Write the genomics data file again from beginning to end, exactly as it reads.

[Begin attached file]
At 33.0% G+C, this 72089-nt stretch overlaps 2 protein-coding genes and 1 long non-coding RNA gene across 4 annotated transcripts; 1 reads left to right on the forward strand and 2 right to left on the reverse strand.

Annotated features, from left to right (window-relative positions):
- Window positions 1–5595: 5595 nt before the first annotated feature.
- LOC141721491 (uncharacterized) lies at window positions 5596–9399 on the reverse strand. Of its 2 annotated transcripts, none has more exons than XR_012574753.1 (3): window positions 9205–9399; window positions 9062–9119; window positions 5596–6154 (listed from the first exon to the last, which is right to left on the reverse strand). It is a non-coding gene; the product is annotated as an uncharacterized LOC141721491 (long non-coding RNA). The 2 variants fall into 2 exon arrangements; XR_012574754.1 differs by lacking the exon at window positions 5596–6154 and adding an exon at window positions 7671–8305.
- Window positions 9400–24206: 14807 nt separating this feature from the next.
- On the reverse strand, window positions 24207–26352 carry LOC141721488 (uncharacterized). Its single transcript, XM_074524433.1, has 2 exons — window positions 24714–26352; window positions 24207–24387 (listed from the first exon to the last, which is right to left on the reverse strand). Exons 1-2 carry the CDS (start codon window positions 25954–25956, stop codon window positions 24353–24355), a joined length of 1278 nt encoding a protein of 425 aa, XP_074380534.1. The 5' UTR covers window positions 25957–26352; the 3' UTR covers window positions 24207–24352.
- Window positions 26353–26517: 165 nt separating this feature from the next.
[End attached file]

At 33.0% G+C, this 72089-nt stretch overlaps 2 protein-coding genes and 1 long non-coding RNA gene across 4 annotated transcripts; 1 reads left to right on the forward strand and 2 right to left on the reverse strand.

Annotated features, from left to right (window-relative positions):
- Window positions 1–5595: 5595 nt before the first annotated feature.
- LOC141721491 (uncharacterized) lies at window positions 5596–9399 on the reverse strand. Of its 2 annotated transcripts, none has more exons than XR_012574753.1 (3): window positions 9205–9399; window positions 9062–9119; window positions 5596–6154 (listed from the first exon to the last, which is right to left on the reverse strand). It is a non-coding gene; the product is annotated as an uncharacterized LOC141721491 (long non-coding RNA). The 2 variants fall into 2 exon arrangements; XR_012574754.1 differs by lacking the exon at window positions 5596–6154 and adding an exon at window positions 7671–8305.
- Window positions 9400–24206: 14807 nt separating this feature from the next.
- On the reverse strand, window positions 24207–26352 carry LOC141721488 (uncharacterized). Its single transcript, XM_074524433.1, has 2 exons — window positions 24714–26352; window positions 24207–24387 (listed from the first exon to the last, which is right to left on the reverse strand). Exons 1-2 carry the CDS (start codon window positions 25954–25956, stop codon window positions 24353–24355), a joined length of 1278 nt encoding a protein of 425 aa, XP_074380534.1. The 5' UTR covers window positions 25957–26352; the 3' UTR covers window positions 24207–24352.
- Window positions 26353–26517: 165 nt separating this feature from the next.